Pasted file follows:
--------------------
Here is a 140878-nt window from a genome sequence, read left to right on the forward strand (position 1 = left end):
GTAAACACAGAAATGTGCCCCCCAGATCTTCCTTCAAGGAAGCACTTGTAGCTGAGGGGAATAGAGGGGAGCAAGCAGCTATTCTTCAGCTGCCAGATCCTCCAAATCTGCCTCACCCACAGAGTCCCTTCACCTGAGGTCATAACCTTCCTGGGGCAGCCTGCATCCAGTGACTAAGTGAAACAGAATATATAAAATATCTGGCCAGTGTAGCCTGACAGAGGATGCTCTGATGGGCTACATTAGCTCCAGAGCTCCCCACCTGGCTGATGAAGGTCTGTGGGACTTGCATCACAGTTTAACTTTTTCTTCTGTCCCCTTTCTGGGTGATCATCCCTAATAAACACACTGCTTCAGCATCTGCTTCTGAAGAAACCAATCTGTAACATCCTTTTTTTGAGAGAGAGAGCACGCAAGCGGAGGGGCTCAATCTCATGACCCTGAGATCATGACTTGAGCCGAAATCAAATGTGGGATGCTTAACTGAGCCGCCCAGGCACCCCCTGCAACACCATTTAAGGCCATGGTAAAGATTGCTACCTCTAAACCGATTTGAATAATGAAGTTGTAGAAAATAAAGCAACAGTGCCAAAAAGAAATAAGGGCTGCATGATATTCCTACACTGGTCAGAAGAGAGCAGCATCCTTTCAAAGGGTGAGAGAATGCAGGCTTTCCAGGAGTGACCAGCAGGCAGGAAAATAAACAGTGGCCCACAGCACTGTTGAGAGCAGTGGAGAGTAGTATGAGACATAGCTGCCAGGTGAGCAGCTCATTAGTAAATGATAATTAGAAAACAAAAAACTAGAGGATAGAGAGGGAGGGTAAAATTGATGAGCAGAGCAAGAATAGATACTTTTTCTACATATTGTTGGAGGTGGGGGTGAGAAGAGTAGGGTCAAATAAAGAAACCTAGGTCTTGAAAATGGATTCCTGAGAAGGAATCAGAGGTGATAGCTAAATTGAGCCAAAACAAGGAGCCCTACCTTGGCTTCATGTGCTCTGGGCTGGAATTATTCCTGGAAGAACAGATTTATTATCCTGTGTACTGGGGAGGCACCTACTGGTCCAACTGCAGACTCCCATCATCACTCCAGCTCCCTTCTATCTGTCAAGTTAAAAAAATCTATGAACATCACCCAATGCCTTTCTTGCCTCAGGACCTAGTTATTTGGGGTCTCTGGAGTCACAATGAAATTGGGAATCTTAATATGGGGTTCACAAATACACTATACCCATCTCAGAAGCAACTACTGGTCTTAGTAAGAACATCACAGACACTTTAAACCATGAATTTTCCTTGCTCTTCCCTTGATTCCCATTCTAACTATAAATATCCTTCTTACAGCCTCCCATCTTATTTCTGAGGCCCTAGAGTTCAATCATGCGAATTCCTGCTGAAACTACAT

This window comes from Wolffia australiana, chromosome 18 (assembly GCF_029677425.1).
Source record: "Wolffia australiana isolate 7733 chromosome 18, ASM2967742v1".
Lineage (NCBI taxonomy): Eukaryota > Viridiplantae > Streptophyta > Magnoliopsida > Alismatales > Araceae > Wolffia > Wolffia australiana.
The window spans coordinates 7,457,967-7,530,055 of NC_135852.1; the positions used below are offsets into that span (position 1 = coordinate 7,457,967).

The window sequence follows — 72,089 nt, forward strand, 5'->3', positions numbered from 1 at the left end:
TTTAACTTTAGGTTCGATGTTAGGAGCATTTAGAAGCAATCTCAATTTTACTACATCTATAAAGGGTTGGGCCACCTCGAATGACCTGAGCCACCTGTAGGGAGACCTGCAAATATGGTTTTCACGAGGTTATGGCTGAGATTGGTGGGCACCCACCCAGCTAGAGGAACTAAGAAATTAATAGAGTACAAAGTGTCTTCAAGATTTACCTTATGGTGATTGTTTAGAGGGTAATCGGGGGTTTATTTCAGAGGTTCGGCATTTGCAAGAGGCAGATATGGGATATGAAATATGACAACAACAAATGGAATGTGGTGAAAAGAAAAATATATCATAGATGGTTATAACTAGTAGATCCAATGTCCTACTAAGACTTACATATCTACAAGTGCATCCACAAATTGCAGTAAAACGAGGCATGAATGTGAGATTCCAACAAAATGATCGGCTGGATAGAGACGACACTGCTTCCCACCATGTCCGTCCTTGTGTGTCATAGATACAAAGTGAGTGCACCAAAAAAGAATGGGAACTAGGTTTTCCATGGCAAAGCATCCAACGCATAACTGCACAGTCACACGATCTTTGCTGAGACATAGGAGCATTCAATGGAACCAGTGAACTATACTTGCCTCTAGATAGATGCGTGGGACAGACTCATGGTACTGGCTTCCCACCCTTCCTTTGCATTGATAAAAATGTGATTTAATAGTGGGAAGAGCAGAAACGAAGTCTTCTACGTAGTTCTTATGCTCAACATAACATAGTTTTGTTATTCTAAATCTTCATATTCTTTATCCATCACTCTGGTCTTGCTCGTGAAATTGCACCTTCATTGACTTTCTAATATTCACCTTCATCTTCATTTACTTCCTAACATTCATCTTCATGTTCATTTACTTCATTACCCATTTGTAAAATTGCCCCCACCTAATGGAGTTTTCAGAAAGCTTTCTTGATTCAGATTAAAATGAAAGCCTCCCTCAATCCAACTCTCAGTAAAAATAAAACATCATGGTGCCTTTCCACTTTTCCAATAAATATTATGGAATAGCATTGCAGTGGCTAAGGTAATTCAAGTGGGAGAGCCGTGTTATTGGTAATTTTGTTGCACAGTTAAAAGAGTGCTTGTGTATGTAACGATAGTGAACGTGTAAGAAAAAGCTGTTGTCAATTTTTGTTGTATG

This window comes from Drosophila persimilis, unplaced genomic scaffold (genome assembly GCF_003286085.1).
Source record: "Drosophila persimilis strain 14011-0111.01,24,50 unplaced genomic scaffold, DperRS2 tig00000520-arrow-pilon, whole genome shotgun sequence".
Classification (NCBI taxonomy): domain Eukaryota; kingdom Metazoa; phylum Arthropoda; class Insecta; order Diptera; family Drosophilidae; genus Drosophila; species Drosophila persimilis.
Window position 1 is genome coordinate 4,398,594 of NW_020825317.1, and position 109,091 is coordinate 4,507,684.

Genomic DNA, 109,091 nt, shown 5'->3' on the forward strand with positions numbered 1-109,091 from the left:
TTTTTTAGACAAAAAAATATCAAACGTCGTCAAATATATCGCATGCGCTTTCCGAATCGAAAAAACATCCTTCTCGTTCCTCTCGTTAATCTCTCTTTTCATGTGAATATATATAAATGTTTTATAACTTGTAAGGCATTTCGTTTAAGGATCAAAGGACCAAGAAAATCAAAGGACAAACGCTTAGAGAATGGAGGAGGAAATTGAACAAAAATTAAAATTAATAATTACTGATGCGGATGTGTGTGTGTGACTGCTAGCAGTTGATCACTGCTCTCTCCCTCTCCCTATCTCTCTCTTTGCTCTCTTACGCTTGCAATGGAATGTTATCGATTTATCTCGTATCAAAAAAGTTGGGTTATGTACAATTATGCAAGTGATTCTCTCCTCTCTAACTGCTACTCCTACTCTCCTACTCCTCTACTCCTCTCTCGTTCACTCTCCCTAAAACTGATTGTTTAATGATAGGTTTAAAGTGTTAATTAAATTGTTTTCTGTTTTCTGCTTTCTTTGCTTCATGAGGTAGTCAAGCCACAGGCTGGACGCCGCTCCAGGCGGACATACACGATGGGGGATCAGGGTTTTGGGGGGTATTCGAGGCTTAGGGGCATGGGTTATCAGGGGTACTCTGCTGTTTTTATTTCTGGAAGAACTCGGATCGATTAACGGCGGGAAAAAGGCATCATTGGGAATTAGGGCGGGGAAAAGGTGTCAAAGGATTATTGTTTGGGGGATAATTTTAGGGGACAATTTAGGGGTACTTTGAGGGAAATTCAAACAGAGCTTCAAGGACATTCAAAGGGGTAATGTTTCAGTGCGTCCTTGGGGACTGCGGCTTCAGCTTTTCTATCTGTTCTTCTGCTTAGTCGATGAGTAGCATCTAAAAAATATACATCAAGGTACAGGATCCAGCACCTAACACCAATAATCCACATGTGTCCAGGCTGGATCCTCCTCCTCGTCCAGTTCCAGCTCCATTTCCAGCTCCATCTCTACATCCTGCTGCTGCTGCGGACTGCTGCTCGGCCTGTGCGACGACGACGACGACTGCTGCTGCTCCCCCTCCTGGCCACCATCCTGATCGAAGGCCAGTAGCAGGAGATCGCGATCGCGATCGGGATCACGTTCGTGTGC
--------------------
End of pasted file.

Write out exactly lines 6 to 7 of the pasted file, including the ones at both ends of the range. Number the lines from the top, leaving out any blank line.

The window spans coordinates 7,457,967-7,530,055 of NC_135852.1; the positions used below are offsets into that span (position 1 = coordinate 7,457,967).

The window sequence follows — 72,089 nt, forward strand, 5'->3', positions numbered from 1 at the left end: